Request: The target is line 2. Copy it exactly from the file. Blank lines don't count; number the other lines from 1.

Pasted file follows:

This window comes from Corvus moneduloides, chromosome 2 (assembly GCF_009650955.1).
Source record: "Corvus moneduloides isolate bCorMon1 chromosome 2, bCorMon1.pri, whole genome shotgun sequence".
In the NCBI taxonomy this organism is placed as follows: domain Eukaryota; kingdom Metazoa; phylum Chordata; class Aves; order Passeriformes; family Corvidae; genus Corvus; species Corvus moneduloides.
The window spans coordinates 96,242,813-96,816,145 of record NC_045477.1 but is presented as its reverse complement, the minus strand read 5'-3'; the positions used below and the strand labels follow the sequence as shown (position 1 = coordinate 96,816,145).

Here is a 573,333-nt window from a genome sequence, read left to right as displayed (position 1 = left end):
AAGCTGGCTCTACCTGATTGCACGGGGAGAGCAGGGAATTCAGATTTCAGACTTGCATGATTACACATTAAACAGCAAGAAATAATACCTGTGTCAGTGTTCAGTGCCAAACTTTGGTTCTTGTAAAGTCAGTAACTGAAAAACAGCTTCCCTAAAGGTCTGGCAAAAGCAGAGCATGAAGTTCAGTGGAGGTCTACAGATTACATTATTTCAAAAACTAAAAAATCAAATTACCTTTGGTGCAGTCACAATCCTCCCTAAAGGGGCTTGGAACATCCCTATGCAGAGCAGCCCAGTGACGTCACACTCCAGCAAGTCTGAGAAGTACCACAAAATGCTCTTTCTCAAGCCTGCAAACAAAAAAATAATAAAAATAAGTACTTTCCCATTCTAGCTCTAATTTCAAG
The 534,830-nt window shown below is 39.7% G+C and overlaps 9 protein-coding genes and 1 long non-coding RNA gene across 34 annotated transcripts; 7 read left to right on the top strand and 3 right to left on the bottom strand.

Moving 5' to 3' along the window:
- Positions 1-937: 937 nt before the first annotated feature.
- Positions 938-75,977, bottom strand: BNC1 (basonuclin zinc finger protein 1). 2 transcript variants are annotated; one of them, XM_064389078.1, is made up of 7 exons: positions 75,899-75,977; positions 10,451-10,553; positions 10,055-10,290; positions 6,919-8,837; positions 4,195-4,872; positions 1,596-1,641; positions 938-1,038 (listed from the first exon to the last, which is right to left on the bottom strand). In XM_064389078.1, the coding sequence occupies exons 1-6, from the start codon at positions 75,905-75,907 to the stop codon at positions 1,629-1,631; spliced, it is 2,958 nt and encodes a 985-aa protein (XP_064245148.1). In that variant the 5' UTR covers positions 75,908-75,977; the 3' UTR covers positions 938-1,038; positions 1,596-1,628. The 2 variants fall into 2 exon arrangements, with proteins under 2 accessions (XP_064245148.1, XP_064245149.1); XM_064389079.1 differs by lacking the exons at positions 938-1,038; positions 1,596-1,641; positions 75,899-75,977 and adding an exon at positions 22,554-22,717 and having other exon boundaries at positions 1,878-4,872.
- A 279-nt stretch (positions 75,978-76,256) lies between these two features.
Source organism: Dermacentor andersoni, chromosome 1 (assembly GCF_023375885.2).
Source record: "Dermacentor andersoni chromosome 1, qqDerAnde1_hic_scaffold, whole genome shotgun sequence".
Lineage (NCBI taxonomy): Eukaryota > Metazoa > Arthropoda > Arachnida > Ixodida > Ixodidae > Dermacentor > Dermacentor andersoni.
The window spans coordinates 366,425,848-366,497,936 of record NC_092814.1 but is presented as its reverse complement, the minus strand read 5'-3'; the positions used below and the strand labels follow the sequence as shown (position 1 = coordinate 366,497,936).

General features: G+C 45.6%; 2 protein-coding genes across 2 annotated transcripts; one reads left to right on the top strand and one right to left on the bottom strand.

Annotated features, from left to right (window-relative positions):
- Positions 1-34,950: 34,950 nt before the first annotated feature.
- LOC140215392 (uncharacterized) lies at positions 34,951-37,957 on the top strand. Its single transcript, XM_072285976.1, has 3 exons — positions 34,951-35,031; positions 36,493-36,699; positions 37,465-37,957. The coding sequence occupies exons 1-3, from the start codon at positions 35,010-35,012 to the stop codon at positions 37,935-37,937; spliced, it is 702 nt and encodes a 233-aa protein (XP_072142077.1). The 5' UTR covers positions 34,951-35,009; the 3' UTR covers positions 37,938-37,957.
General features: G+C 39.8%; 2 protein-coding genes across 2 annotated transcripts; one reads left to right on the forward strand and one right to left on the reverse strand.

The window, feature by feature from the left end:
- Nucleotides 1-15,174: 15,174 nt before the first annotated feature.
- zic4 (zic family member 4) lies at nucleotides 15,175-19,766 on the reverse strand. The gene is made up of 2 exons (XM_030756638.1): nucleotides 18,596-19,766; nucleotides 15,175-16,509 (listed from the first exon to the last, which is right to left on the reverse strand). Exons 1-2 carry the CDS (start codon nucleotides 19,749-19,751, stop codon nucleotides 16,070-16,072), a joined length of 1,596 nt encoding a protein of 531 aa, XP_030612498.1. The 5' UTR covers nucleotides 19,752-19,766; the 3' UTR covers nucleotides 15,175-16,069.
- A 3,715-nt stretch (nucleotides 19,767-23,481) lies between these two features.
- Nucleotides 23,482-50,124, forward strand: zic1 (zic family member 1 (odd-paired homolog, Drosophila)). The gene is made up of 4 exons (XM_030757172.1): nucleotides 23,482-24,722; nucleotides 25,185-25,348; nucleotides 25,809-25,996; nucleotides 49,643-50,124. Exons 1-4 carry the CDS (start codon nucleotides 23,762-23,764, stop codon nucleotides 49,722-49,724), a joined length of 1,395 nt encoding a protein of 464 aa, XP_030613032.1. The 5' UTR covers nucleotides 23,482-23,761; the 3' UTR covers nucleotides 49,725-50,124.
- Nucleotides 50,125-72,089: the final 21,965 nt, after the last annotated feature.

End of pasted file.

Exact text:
Source record: "Corvus moneduloides isolate bCorMon1 chromosome 2, bCorMon1.pri, whole genome shotgun sequence".